Personal Immigration

EEA National & Family Member Success Stories

Our immigration barristers have assisted clients from all around the world to join or remain with their EEA national family members in the UK. The following are a few examples of the many cases in which we have successfully obtained residence documents for EEA nationals and their non-EEA national family members:

EEA National & Family Member Success Stories

  • We successfully assisted an Irish employee of Google to be joined by his wife and children from the USA, by obtaining EEA Family Permits for his family members. Once in the UK, we then successfully applied for EEA Residence Cards for the family.
  • Our immigration barristers represented an Indian national in an appeal against a Home Office decision to refuse to issue him with an EEA Residence Card on the basis of a ‘durable relationship’ with an EEA national. We presented evidence to counter the assertions of the Home Office in relation to genuineness and successfully challenged the Respondent’s interpretation of ‘durable relationship’.
  • We guided a Polish national through the acquisition of a Registration Certificate, Document Certifying Permanent Residence, and ultimately to obtain British Citizenship. We also assisted her mother obtain a Document Certifying Permanent Residence.
  • The Richmond Chambers immigration team successfully represented a Canadian national in her appeal against the refusal of the Secretary of State for the Home Department to issue her with an EEA Family Permit as a dependant ascending line relative of an EU national. We demonstrated that she was, in fact, dependent on her EU national son-in-law, and there were no lawful reasons for the Home Office to require evidence of dependency prior to her move to the UK.
  • Our immigration barristers represented a Brazilian national in her appeal against a refusal to grant an EEA Residence Card as the partner of an EU national in a durable relationship. This followed a Residence Card erroneously being granted for six months, then our client’s subsequent application being wrongly refused, as there had been no material change of circumstances since the previous Residence Card was issued.
  • Our client, a Bolivian national, had been refused an EEA Residence Card because the Secretary of State was not satisfied that her EU national husband held comprehensive sickness insurance. Our immigration barristers represented her in her appeal proceedings and the Judge allowed her appeal.
  • We acted for an Albanian national who appealed against a refusal to grant him an EEA Residence Card as the partner of an EU national in a durable relationship. We successfully argued that two years’ cohabitation was not required in the EU definition of durable relationship.
  • We applied for a Permanent Residence Card for a Georgian national based on continuous and legal residence with an EU spouse in the UK for more than five years. Our client had separated from, but not divorced, his EU national wife, and we successfully demonstrated how our client met the requirements for a Permanent Residence Card.
  • We represented a citizen of the Philippines in her appeal against a decision of the Home Office to refuse to issue a Derivative Residence Card as confirmation of her right to reside in the United Kingdom as the primary carer of British citizen children. Our immigration barristers persuaded a Judge that her parents would be unable to care for her children if she was required to leave the UK.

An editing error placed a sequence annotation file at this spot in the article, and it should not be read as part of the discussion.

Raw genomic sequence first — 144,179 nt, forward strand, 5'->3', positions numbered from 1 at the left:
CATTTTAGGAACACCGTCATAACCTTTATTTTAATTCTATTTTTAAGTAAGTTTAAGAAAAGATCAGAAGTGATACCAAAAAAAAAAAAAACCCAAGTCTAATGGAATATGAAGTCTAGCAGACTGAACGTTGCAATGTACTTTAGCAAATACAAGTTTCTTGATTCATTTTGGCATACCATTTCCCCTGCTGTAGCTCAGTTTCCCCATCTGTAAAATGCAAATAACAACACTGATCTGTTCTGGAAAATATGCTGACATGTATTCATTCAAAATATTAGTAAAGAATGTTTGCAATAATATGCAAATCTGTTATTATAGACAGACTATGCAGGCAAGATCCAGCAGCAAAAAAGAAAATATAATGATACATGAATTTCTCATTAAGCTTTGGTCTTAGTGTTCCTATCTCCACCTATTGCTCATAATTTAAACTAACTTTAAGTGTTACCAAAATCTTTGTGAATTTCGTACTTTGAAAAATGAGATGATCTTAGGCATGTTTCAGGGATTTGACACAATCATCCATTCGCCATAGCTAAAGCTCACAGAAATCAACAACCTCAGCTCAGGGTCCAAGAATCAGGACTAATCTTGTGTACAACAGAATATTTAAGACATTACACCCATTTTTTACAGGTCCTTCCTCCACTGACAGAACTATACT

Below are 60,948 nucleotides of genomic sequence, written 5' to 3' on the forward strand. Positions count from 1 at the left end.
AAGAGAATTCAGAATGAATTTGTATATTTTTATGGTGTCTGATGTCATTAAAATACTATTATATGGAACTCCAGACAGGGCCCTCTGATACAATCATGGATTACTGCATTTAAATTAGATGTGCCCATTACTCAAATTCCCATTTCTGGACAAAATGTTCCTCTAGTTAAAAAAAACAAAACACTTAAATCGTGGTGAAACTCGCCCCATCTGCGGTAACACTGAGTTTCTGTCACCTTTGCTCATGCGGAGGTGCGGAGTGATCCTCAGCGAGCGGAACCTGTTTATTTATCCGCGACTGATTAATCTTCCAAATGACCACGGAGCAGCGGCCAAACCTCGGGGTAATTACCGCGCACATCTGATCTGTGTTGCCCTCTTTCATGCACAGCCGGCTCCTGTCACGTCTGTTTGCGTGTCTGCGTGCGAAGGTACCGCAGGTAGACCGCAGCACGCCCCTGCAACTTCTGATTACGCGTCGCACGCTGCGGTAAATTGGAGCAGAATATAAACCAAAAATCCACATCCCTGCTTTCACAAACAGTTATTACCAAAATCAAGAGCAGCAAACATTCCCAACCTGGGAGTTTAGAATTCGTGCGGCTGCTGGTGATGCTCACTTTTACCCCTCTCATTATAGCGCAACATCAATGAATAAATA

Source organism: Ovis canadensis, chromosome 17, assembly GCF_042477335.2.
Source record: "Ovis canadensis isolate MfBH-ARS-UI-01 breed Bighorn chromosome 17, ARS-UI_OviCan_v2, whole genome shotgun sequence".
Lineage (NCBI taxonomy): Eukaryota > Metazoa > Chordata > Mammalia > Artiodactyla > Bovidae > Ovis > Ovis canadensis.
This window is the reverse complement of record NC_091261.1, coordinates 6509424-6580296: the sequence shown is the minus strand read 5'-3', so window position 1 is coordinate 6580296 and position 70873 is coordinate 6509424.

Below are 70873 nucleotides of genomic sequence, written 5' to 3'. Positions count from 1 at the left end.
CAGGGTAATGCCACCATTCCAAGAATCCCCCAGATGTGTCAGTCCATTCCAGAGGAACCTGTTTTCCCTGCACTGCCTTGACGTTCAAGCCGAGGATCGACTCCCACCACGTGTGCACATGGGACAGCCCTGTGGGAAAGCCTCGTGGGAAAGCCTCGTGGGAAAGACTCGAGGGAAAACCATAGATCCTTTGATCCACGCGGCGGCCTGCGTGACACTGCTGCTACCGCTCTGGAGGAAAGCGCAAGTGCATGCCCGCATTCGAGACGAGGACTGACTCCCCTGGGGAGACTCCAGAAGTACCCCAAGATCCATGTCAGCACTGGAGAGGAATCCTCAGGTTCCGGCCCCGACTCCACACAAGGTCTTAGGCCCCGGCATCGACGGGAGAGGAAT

• Our client, a citizen of Mauritius, had separated from his EU national spouse and without her co-operation was unable to prove that he had acquired a right of permanent residence in the UK. We persuaded an Immigration Judge that the Home Office was under a duty to undertake checks with HMRC itself in order to verify that our client’s ex-partner had been working in the UK for a continuous 5 year period.
  • Our immigration barristers successfully applied for the children of two Greek nationals with a right of permanent residence within the UK to obtain registration as British citizens; the daughter was born in the UK to parents who became settled in the UK after her birth, but still met the rules under s1(3) of the British Nationality Act 1981.
  • We applied for an EEA Residence Card for the Albanian husband of a Danish national, following his illegal entry to the UK. We successfully demonstrated that the applicant was eligible for a Residence Card as he had provided a valid passport and proof of marriage in accordance with the EEA regulations.
  • The immigration team at Richmond Chambers assisted the Australian same-sex partner of a Maltese national to obtain an EEA Family Permit following their marriage in Denmark. As the Australian national travelled widely for work, we were particularly aware of the need to demonstrate the genuineness of the relationship, and advised the couple appropriately in this respect.
  • We were instructed by the Colombian wife of a French national to obtain a Residence Card as an EU family member. Relying upon her French husband’s self-employment within the UK, we guided the couple through the evidence required to demonstrate the exercise of Treaty rights.

Contact Our EEA Immigration Barristers & Lawyers

For expert advice and assistance with applying for a residence document as an EEA national or family member of an EEA national, contact our immigration barristers in London on 0203 617 9173 or complete our enquiry form below.

SEE HOW OUR IMMIGRATION BARRISTERS CAN HELP YOU

To arrange an initial consultation meeting, call our immigration barristers on 0203 617 9173 or fill out the form below.

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